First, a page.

On Monday 5th August, the Library hosted its 10th annual Family History Feast. This year’s feast was truly a memorable experience. To celebrate our 10th year, we dedicated the day to military research. Special thanks to Ian Douglas, Regimental Bugler of the Victorian Colonial Infantry Association who greeted the audience with an impressive bugle call.

The first session kicked off with a bang, with Tim Whitford’s, extremely moving presentation “Identity and dignity. Fromelles and family history”. Tim Whitford is an Education outreach officer at the Shrine of Remembrance, who has a deep personal interest in the Battle of Fromelles (his great uncle was one of the fallen soldiers). Some of you may remember Tim from the media coverage surrounding the excavation of the missing Australian soldiers who died at Fromelles. Tim was one of the key players responsible for finding the burial location of these missing diggers.

Forensic analysis of German war photographs, allowed Tim and his colleague Lambis Englezos, to piece together what happened. Amazingly, the answer to finding the diggers’ resting place came from analysing aerial photographs taken before and after the war. Looking at these images, they were able to identify empty pits that had appeared near Pheasant wood, nine days after the battle. By the end of the war, these pits were no longer visible.

In 2008, an architectural dig took place and they later recovered the bodies of the missing Australian soldiers.

Three Australian soldiers, World War 1
[Three Australian soldiers, World War I], H99.166/49

Finding the burial location was only one part of this story. The next step was to identify each of these men and rebury them with the honour and dignity they deserved. Matching Mitochondrial DNA (passed down the female line) with relatives of the diggers they have so far identified 124 of the 250 men found. Family historians across Australia can be credited with identifying relatives who carry the same Mitochondrial DNA, which was essential for a positive identification.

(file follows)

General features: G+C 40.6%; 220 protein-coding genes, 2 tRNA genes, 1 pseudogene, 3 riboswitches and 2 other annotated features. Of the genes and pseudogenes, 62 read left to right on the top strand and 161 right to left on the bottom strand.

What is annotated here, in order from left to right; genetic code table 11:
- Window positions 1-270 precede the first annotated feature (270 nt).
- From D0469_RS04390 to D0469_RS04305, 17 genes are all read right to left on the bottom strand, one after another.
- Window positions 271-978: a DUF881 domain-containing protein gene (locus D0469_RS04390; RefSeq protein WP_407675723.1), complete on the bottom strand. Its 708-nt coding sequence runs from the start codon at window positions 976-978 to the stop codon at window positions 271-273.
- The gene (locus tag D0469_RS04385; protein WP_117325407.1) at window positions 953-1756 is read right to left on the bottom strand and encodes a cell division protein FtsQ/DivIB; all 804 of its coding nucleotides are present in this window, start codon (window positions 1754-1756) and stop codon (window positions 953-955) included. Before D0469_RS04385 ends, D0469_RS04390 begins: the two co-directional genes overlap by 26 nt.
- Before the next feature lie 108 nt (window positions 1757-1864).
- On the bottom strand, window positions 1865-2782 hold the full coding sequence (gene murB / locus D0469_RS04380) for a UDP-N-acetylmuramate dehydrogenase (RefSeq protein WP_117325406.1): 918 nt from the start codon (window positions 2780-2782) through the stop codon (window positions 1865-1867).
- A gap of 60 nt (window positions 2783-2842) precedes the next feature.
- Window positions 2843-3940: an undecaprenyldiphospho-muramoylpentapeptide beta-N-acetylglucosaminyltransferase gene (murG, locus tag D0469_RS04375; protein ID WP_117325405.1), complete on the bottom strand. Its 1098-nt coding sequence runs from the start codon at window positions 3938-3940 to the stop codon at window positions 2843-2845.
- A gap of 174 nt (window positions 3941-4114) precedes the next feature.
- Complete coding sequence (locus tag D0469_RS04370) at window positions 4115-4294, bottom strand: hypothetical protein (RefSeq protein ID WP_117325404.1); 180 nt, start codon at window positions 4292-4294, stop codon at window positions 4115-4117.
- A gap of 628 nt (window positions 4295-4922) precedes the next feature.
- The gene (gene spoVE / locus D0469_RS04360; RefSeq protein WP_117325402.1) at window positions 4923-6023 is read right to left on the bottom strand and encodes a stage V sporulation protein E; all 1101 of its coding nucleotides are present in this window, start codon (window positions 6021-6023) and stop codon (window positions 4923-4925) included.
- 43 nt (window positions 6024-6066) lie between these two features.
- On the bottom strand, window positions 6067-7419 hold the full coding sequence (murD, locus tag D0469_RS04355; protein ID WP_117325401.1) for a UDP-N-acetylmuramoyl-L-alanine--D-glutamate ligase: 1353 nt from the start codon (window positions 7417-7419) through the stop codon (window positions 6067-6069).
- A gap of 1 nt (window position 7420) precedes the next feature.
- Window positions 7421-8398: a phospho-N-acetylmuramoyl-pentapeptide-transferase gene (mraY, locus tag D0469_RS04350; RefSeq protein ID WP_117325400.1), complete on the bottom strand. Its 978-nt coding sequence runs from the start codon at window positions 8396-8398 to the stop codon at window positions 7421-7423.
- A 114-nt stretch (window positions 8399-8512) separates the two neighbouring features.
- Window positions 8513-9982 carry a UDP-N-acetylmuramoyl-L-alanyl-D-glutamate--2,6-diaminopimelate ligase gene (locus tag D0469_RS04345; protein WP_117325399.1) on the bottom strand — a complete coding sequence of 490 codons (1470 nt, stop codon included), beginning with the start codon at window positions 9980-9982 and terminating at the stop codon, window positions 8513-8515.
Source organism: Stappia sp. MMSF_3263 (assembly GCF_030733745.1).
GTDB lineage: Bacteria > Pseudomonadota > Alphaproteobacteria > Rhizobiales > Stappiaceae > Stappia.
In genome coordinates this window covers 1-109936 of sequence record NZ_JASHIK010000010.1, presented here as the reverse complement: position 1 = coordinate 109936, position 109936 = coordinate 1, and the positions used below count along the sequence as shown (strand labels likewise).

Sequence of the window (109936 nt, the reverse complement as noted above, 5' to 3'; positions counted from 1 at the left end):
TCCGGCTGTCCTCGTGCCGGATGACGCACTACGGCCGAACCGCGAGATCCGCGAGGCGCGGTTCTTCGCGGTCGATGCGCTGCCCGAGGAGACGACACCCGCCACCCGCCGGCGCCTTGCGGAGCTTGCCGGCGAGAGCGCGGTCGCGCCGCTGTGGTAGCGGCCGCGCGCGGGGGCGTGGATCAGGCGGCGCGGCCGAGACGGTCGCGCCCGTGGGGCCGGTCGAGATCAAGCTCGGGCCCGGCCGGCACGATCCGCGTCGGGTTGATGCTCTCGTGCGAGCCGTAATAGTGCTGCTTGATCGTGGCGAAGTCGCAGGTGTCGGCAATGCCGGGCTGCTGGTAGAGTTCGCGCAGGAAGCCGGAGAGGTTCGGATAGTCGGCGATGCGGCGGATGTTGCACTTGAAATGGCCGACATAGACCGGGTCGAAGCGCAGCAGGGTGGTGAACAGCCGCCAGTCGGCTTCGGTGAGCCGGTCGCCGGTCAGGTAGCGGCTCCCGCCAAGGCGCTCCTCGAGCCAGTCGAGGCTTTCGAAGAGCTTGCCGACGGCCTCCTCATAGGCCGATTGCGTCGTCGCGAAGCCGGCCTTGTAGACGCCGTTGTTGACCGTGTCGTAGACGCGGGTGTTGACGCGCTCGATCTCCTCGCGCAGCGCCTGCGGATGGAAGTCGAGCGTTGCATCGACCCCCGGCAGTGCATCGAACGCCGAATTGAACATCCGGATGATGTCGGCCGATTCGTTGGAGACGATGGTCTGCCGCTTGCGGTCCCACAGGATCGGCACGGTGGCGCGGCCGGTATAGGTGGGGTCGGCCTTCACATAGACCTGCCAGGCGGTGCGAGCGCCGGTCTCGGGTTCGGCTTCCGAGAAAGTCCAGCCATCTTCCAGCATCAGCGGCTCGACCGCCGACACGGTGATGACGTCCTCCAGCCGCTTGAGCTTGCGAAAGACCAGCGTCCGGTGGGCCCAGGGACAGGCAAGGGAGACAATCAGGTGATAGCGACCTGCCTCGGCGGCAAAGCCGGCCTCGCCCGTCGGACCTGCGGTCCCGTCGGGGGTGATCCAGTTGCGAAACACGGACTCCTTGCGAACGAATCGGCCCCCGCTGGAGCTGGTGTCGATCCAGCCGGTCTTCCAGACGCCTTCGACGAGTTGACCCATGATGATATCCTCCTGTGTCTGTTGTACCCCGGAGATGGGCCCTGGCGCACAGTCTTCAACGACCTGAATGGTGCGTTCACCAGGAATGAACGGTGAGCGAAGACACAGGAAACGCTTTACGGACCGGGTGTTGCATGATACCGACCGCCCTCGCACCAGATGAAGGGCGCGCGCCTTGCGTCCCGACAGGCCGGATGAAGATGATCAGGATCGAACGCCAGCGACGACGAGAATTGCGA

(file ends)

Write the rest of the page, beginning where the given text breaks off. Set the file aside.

I think its safe to say that the whole audience was incredibly moved by Tim’s story. We couldn’t have asked for a better start to this year’s feast! Stay tuned over the next couple of weeks, as I blog about the other excellent presentations.

Photograph courtesy of Jessica Reid, National Archives of Australia

Photograph courtesy of Jessica Reid, National Archives of Australia

And for those of you who weren’t able to attend, don’t despair! Podcasts will soon be available on the State Library website.

This article has 2 comments

  1. Very moving, thought provoking day – particularly Tim. Yes, we do need to remember and give those who have served dignity.

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